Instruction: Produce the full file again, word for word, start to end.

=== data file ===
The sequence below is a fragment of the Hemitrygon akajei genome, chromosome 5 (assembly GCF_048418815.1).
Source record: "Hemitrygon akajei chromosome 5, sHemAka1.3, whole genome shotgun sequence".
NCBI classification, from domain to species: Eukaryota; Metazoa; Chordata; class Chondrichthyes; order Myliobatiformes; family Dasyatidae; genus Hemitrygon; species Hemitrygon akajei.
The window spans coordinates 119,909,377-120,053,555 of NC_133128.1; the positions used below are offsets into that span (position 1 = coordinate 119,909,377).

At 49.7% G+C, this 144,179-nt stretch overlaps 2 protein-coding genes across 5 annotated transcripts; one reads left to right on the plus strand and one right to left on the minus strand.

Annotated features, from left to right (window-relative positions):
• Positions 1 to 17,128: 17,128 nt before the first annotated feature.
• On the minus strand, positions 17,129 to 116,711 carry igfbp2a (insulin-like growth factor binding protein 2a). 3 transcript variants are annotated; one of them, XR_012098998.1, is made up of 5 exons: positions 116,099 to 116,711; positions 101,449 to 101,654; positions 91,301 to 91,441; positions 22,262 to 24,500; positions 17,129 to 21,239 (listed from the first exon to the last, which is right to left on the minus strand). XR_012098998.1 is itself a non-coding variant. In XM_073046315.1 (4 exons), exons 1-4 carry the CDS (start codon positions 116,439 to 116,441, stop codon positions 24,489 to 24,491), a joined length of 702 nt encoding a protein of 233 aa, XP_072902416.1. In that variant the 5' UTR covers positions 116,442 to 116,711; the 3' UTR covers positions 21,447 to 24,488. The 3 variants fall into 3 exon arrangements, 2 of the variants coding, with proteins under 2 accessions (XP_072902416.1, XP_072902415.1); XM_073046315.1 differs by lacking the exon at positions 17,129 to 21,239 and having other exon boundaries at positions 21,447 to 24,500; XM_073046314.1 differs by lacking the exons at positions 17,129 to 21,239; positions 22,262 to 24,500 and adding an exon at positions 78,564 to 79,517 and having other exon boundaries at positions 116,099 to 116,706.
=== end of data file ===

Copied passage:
The sequence below is a fragment of the Hemitrygon akajei genome, chromosome 5 (assembly GCF_048418815.1).
Source record: "Hemitrygon akajei chromosome 5, sHemAka1.3, whole genome shotgun sequence".
NCBI classification, from domain to species: Eukaryota; Metazoa; Chordata; class Chondrichthyes; order Myliobatiformes; family Dasyatidae; genus Hemitrygon; species Hemitrygon akajei.
The window spans coordinates 119,909,377-120,053,555 of NC_133128.1; the positions used below are offsets into that span (position 1 = coordinate 119,909,377).

At 49.7% G+C, this 144,179-nt stretch overlaps 2 protein-coding genes across 5 annotated transcripts; one reads left to right on the plus strand and one right to left on the minus strand.

Annotated features, from left to right (window-relative positions):
• Positions 1 to 17,128: 17,128 nt before the first annotated feature.
• On the minus strand, positions 17,129 to 116,711 carry igfbp2a (insulin-like growth factor binding protein 2a). 3 transcript variants are annotated; one of them, XR_012098998.1, is made up of 5 exons: positions 116,099 to 116,711; positions 101,449 to 101,654; positions 91,301 to 91,441; positions 22,262 to 24,500; positions 17,129 to 21,239 (listed from the first exon to the last, which is right to left on the minus strand). XR_012098998.1 is itself a non-coding variant. In XM_073046315.1 (4 exons), exons 1-4 carry the CDS (start codon positions 116,439 to 116,441, stop codon positions 24,489 to 24,491), a joined length of 702 nt encoding a protein of 233 aa, XP_072902416.1. In that variant the 5' UTR covers positions 116,442 to 116,711; the 3' UTR covers positions 21,447 to 24,488. The 3 variants fall into 3 exon arrangements, 2 of the variants coding, with proteins under 2 accessions (XP_072902416.1, XP_072902415.1); XM_073046315.1 differs by lacking the exon at positions 17,129 to 21,239 and having other exon boundaries at positions 21,447 to 24,500; XM_073046314.1 differs by lacking the exons at positions 17,129 to 21,239; positions 22,262 to 24,500 and adding an exon at positions 78,564 to 79,517 and having other exon boundaries at positions 116,099 to 116,706.